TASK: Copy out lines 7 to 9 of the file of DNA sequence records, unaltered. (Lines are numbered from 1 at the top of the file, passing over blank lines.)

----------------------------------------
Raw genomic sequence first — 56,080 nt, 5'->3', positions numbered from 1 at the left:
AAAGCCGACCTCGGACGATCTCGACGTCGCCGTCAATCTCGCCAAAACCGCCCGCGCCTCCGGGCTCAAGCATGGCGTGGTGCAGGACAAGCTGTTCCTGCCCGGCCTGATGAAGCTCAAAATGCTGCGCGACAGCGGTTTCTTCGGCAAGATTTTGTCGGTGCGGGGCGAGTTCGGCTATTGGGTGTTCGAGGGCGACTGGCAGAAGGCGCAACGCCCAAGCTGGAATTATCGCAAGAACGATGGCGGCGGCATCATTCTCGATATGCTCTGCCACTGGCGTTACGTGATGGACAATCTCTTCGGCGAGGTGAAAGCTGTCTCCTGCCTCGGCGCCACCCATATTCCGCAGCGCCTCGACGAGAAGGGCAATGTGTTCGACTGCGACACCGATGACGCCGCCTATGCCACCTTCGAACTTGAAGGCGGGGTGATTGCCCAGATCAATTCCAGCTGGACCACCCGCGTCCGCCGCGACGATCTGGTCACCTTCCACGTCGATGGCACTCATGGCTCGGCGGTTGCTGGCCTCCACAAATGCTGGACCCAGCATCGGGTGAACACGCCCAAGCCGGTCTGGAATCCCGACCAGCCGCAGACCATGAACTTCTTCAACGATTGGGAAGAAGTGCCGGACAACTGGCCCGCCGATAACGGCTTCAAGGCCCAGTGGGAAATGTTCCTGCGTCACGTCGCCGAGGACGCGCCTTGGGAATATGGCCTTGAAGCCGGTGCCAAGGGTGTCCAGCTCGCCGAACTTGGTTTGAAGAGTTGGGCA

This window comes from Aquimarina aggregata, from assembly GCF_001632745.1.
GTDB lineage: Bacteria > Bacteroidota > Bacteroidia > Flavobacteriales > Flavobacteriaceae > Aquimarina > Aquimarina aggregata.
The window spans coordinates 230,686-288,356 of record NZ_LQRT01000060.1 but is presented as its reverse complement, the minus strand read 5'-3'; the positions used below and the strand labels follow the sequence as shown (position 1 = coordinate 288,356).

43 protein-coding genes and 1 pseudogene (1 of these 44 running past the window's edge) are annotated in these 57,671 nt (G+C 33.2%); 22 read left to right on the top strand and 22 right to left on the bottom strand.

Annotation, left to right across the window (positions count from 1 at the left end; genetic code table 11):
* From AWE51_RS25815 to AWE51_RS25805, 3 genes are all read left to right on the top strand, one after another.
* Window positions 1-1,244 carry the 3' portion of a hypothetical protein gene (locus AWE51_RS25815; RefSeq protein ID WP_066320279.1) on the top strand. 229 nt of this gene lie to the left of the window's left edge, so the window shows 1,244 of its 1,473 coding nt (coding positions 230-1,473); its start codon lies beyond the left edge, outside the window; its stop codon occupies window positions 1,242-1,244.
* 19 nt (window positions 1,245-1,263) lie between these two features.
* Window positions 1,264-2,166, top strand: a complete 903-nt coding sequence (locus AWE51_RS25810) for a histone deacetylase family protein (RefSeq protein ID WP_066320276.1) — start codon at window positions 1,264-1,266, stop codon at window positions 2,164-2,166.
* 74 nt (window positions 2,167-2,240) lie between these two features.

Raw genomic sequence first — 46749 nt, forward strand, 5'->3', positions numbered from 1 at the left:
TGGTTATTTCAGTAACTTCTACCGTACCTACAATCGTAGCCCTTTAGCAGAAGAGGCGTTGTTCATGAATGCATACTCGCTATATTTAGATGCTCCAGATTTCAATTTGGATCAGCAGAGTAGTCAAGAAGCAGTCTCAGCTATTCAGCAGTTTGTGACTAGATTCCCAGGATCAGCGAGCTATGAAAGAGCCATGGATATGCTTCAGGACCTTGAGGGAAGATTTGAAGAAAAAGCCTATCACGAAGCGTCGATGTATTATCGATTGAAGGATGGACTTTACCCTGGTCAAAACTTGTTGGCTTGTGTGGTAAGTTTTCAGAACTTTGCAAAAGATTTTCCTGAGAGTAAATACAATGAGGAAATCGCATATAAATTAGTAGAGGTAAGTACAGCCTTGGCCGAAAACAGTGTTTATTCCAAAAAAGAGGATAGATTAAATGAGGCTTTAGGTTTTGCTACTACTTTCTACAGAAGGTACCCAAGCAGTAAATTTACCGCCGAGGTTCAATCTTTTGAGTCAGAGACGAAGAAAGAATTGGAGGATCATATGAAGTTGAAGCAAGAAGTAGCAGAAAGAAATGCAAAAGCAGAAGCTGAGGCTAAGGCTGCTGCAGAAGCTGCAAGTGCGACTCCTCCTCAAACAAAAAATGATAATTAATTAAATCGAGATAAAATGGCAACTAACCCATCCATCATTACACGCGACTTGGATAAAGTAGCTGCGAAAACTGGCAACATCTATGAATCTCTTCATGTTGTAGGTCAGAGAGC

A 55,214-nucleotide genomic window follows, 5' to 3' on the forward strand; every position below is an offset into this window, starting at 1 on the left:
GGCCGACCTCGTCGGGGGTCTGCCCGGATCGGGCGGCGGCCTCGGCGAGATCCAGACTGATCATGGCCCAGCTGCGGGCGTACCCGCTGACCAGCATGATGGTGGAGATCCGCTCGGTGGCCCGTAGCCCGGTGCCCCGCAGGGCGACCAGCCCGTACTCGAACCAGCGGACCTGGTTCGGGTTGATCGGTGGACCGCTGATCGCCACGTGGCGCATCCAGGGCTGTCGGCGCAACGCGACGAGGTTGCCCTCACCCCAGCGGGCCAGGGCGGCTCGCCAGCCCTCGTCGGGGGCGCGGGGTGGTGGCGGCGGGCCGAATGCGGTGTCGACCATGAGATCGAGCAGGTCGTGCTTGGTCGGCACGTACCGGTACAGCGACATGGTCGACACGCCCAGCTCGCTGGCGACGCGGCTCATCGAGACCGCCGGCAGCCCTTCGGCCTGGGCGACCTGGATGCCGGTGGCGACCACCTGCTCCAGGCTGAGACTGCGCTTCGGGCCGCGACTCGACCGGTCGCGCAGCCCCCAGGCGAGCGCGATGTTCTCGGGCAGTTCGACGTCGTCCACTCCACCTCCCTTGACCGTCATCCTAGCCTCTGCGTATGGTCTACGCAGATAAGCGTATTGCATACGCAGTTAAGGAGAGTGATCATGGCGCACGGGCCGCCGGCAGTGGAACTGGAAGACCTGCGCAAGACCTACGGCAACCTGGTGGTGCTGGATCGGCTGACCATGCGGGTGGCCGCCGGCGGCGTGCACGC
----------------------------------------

Annotation, left to right across the window (positions count from 1 at the left end; genetic code table 11):
* From AWE51_RS25815 to AWE51_RS25805, 3 genes are all read left to right on the top strand, one after another.
* Window positions 1-1,244 carry the 3' portion of a hypothetical protein gene (locus AWE51_RS25815; RefSeq protein ID WP_066320279.1) on the top strand. 229 nt of this gene lie to the left of the window's left edge, so the window shows 1,244 of its 1,473 coding nt (coding positions 230-1,473); its start codon lies beyond the left edge, outside the window; its stop codon occupies window positions 1,242-1,244.